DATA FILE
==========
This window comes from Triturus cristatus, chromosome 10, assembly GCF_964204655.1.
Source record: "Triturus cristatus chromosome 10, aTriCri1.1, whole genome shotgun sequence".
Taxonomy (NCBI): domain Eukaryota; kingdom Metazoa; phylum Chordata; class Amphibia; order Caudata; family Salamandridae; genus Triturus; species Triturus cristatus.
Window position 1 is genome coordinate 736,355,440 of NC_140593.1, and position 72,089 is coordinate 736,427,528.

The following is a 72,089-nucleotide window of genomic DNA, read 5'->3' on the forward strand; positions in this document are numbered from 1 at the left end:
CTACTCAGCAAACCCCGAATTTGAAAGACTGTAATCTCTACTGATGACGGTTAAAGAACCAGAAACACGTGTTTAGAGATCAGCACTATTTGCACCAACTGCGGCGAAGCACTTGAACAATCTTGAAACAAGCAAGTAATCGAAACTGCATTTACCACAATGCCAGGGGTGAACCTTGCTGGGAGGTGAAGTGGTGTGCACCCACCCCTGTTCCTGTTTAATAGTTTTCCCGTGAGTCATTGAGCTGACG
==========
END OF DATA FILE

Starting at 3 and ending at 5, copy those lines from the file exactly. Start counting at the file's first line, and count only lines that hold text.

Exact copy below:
Taxonomy (NCBI): domain Eukaryota; kingdom Metazoa; phylum Chordata; class Amphibia; order Caudata; family Salamandridae; genus Triturus; species Triturus cristatus.
Window position 1 is genome coordinate 736,355,440 of NC_140593.1, and position 72,089 is coordinate 736,427,528.

The following is a 72,089-nucleotide window of genomic DNA, read 5'->3' on the forward strand; positions in this document are numbered from 1 at the left end: